Has the U.S. aviation industry entered a "perfect storm"? That dire analogy is how one speaker at the recent Air Traffic Controllers Association (ATCA) conference described the current whirlwind of change taking place in the makeup and outlook of the U.S. aviation industry, in the U.S. economy, in FAA's transformation into a performance-based air traffic service provider within its Air Traffic Organization (ATO), and in the new budget realities the agency faces while making this transformation. If the analogy is accurate, the ATO is in the eye of the storm.
In the late October ATCA 2004 conference, speakers described the challenges commercial aviation and the ATO face. Though no doubt already aware of the challenges, conference attendees were provided, in a single event, perhaps the most comprehensive review of them. Keynote speaker, Secretary of Transportation Norman Minetta, reported that "by the end of this year, [air transport] traffic at the 15 major hubs in the U.S. will be back to pre-9/11 levels." He went on to predict that air traffic in the United States will "increase three-fold" in the next 25 years.
In addition to being more crowded, the national airspace system (NAS) is destined to become more complex. Patrick Graham, executive director of the Savannah-Hilton Head Airport in Georgia, told ATCA 2004 attendees that air carriers are "going more point-to-point," linking smaller cities to major hubs. Using his own airport as an example, he said, "Ten years ago, Savannah served just two cities; now we have 17 nonstop destinations to 14 major markets."
Graham also cited the growing popularity of low-cost carriers--now comprising "28 percent of U.S. air travel operations" -- and of regional airlines. "The number of RJs [regional jets] now is 500 [in the U.S.], but there are firm orders for 1,250 new aircraft, and with options, that number could well go up to 2,500 aircraft."
More commercial aircraft flying point-to-point on top of a growing diversity of general aviation aircraft -- including new small personal jets -- gives the public more choices in air transportation. But it also gives air traffic controllers more headaches. And that just accounts for manned aircraft.
An ATCA 2004 panel on unmanned air vehicles (UAVs) discussed an urgent issue that only is beginning to be addressed. Incorporating UAVs into the NAS requires answers to some basic but critical questions, including: Can UAVs perform the same routine maneuvers (hold over fixes, stop and hold fast, be redirected by controllers, etc.) that manned aircraft perform? What type of training must a certified UAV operator have? Must he take the same flight physical as pilots? And, since UAVs can perform perhaps a wider array of missions in a greater variety of environments than manned aircraft, how can operational rulemaking be kept in check and not become unduly complex?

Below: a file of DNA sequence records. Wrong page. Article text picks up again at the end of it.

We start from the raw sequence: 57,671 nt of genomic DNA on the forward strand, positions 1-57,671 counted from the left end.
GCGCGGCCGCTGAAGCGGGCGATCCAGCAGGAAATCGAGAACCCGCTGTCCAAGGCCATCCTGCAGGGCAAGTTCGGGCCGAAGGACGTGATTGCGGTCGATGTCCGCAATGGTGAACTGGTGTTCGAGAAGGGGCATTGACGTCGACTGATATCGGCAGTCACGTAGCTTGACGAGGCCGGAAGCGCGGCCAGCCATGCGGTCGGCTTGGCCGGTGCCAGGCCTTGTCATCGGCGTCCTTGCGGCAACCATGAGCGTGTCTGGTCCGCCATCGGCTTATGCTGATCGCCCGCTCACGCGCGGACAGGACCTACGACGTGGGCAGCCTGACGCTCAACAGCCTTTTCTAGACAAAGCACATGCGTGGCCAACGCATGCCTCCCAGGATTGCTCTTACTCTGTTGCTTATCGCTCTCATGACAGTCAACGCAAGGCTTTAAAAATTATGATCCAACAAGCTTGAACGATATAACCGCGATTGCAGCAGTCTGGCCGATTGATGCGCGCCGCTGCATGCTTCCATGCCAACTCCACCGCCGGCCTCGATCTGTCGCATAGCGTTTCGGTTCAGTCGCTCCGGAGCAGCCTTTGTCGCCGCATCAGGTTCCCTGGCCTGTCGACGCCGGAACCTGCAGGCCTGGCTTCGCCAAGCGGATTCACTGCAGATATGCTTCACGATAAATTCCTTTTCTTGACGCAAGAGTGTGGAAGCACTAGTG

UAVs will exist in the NAS. Paul Olski, director of aviation joint planning and development in the Department of Homeland Security, said that the three Hermes 450 UAVs patrolling the Arizona-Mexico border were so successful that the agency plans to purchase "a number of Hunter UAVs." During a three-month test period, the Hermes, flying at about 15,000 feet at around 90 knots, spotted some 853,000 people crossing the border, according to Olski.
Air cargo carriers are looking at UAVs, too. Don Barber, senior vice president at Fed Ex, told ATCA attendees he believes that, though unmanned air freighters "may not be ubiquitous soon," UAV cargo transport "will be a demonstrated reality" in the near future. Currently some 20 percent of all air cargo is transported over national borders. But he anticipates that 80 percent of air cargo will be transported globally over the next 10 to 15 years, due largely to outsourcing in manufacturing.
So the ATO can count on funds to accommodate these and other dramatic changes in NAS use, right? Not exactly. Enter the new economic realities.
Revenues for the Aviation Trust Fund, which derives mainly from an airline ticket tax, have declined, as the average price of a ticket has fallen 31 percent over the last four years. Eighty-five percent of FAA's funding comes from the Trust Fund. The remainder comes from a general government fund, which will offer little relief because of the growing obligatory cost of homeland security, the war in Iraq and the staggering national debt.
Can ATO navigate safely through this fiscal storm? "We have to do more with less," said ATO chief, Russ Chew, at the conference. New technology can help. Integrated flight plan processing and a communications network, for example, would help consolidate FAA's air route traffic control centers. Other measures could be taken, too, but they will require tough decisions. We see the storm. Now the industry must work together to steer clear of it.